Ralph Baer, ‘father of video games,’ dies

Ralph Baer, a video game pioneer who created both the precursor to “Pong” and the electronic memory game Simon and led the team that developed the first home video game console, has died. He was 92. Born in Germany, Baer escaped the Holocaust with his family. He started thinking about what later became the home video game console while working as a television set designer in the 1950s. In the next decade, he started working on television games as chief engineer for Sanders Associates, now BAE Systems. Baer told The Telegraph of Nashua, New Hampshire in 2012 that he couldn’t stop inventing.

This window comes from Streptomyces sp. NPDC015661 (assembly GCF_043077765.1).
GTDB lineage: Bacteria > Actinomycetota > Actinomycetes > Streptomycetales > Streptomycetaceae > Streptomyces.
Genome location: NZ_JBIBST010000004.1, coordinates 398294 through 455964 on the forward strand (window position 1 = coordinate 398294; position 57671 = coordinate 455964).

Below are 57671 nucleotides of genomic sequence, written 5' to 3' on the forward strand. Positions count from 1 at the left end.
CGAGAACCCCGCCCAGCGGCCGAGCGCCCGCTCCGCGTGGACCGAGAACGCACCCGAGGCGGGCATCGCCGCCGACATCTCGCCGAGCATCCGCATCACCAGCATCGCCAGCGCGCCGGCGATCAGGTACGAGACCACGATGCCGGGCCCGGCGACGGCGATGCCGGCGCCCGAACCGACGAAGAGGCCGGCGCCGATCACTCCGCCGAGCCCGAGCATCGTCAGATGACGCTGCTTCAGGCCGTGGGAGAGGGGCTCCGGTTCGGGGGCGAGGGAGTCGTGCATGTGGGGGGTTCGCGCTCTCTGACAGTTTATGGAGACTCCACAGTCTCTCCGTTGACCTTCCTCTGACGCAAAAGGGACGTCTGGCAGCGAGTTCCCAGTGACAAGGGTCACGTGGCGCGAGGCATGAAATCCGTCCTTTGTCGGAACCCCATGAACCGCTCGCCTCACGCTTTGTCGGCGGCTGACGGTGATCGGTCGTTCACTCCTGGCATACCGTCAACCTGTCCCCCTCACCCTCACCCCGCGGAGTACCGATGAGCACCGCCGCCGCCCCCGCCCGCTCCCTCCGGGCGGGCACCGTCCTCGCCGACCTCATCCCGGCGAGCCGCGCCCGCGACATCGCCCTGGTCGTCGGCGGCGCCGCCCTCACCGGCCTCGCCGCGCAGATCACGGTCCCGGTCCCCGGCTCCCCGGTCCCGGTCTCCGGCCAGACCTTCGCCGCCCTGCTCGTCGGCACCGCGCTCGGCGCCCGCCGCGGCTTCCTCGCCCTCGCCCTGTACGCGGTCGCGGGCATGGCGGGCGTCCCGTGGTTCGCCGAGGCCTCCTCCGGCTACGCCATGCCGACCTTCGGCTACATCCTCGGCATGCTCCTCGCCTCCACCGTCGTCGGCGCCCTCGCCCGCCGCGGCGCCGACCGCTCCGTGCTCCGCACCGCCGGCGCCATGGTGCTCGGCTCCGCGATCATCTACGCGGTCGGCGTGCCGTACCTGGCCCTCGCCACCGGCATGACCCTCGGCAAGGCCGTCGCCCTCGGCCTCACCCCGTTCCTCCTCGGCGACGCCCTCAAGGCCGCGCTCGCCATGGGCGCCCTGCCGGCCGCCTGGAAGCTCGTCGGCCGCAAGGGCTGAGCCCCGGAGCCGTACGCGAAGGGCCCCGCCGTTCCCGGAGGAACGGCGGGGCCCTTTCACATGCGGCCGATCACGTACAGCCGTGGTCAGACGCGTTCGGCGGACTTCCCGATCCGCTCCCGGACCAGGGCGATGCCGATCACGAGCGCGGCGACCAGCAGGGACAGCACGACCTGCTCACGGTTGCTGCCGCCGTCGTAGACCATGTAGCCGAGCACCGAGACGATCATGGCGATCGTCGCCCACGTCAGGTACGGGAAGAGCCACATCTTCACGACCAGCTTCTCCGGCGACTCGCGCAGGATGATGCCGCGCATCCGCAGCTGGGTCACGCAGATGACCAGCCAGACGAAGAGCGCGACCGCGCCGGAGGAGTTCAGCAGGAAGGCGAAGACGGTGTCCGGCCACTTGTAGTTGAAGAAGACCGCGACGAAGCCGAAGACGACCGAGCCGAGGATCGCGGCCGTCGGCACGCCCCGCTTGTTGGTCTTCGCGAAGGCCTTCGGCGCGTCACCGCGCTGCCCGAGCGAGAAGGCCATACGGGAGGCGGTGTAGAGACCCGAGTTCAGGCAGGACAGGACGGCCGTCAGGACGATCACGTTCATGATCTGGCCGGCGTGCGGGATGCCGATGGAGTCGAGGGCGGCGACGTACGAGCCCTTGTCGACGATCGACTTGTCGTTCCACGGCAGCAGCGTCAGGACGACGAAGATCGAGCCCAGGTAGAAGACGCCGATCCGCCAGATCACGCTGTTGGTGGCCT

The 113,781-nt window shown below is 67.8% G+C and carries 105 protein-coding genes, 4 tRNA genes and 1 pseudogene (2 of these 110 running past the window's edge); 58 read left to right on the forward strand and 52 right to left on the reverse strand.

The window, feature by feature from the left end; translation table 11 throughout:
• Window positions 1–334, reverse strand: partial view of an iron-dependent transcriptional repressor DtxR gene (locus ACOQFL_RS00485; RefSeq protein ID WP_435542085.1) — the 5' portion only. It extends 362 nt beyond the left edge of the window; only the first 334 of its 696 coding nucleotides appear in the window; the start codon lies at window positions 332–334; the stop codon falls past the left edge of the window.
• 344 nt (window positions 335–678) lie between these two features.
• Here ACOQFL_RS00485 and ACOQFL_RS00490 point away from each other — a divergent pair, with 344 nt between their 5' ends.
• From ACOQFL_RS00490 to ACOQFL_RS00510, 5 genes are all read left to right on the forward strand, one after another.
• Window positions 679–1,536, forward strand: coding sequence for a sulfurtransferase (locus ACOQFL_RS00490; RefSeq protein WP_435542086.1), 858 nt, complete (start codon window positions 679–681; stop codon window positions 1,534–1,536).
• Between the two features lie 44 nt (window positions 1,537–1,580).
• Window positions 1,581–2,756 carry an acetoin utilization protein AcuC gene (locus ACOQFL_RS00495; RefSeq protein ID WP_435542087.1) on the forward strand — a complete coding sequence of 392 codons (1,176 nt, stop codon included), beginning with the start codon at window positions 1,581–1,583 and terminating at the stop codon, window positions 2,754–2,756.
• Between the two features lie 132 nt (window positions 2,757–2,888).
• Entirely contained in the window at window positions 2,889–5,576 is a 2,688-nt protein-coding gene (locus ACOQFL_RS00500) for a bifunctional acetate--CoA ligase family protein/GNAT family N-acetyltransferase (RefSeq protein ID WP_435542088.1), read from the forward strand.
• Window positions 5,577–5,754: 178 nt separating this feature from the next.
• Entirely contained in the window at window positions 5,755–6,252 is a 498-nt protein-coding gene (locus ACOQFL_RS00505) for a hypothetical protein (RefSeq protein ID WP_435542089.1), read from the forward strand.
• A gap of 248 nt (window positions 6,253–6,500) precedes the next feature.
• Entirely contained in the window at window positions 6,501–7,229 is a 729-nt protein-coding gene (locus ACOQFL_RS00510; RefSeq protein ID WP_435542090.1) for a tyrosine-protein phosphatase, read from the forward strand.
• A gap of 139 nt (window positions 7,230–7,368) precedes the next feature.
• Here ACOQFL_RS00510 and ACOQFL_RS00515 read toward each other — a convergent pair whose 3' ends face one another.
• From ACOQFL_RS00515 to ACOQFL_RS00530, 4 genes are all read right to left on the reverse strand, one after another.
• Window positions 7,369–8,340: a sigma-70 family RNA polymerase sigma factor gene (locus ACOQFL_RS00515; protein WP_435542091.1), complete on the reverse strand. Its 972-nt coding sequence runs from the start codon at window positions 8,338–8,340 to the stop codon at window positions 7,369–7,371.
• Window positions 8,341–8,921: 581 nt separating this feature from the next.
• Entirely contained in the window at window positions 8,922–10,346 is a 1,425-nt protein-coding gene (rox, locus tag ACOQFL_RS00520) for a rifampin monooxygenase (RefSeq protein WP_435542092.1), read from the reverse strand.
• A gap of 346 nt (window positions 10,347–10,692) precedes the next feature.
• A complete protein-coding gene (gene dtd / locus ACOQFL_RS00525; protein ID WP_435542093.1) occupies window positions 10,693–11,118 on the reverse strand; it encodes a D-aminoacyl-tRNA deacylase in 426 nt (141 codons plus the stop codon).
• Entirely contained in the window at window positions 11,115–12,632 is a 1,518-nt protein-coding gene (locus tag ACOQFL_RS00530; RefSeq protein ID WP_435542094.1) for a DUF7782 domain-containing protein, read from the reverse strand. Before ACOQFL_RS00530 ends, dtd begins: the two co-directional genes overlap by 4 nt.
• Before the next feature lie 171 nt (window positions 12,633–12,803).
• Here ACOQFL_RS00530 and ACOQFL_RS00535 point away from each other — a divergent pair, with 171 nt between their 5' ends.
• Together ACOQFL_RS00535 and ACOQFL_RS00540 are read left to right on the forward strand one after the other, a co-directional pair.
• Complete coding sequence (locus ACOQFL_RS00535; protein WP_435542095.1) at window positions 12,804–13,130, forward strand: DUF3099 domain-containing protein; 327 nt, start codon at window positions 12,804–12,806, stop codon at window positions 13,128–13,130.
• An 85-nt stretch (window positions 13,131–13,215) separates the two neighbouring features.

If you have it in your genes, it’s almost like breathing.

Ralph Baer

Before inventing the system that became known as the Magnavox Odyssey, Baer said he often was asked by co-workers how the group would make any money from the project. A version of Baer’s early prototype, the Brown Box, is now at the American History Museum at the Smithsonian in Washington, D.C. The Smithsonian plans to open a gallery next year with a focus on innovation and is including Baer’s workshop.